The conserved SNARE SEC-22 localizes to late endosomes and negatively regulates RNA interference in Caenorhabditis elegans [REPORT]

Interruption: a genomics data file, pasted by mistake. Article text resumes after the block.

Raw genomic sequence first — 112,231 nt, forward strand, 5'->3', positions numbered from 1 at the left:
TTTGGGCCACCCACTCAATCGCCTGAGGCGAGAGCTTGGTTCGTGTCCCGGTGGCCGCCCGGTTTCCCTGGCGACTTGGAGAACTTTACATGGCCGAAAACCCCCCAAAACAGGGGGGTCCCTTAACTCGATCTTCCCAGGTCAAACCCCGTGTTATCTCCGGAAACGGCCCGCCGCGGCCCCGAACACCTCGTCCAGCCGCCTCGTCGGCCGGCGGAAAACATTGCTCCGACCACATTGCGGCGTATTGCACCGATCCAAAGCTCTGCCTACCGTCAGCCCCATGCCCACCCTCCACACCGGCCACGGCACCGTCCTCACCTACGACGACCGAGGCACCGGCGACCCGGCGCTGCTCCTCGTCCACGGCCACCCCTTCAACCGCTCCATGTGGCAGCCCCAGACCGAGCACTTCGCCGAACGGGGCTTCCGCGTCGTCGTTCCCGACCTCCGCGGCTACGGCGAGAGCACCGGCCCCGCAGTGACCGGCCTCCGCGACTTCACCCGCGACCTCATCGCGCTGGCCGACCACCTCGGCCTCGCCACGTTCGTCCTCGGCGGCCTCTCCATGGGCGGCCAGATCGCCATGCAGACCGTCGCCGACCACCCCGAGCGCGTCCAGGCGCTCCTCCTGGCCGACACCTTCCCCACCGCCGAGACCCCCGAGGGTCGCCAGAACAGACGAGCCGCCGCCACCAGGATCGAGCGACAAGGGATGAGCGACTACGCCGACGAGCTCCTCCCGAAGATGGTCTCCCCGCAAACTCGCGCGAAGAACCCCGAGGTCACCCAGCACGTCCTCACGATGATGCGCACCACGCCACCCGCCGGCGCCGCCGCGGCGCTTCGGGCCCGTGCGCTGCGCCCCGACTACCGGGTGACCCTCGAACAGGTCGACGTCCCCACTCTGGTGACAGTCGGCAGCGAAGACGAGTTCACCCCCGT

Small RNA pathways, including RNA interference (RNAi), play crucial roles in regulation of gene expression. Initially considered to be cytoplasmic, these processes have later been demonstrated to associate with membranes. For example, maturation of late endosomes/multivesicular bodies (MVBs) is required for efficient RNAi, whereas fusion of MVBs to lysosomes appears to reduce silencing efficiency. SNAREs (soluble N-ethylmaleimide-sensitive factor attachment protein receptors) mediate membrane fusion and are thus at the core of membrane trafficking. In spite of this, no SNARE has previously been reported to affect RNAi. Here, we demonstrate that in Caenorhabditis elegans, loss of the conserved SNARE SEC-22 results in enhanced RNAi upon ingestion of double-stranded RNA. Furthermore, SEC-22 overexpression inhibits RNAi in wild-type animals. We find that overexpression of SEC-22 in the target tissue (body wall muscle) strongly suppresses the sec-22(–) enhanced RNAi phenotype, supporting a primary role for SEC-22 in import of RNAi silencing signals or cell autonomous RNAi. A functional mCherry::SEC-22 protein localizes primarily to late endosomes/MVBs and these compartments are enlarged in animals lacking sec-22. SEC-22 interacts with late endosome-associated RNA transport protein SID-5 in a yeast two-hybrid assay and functions in a sid-5-dependent manner. Taken together, our data indicate that SEC-22 reduces RNAi efficiency by affecting late endosome/MVB function, for example, by promoting fusion between late endosomes/MVBs and lysosomes. To our knowledge, this is the first report of a SNARE with a function in small RNA-mediated gene silencing.
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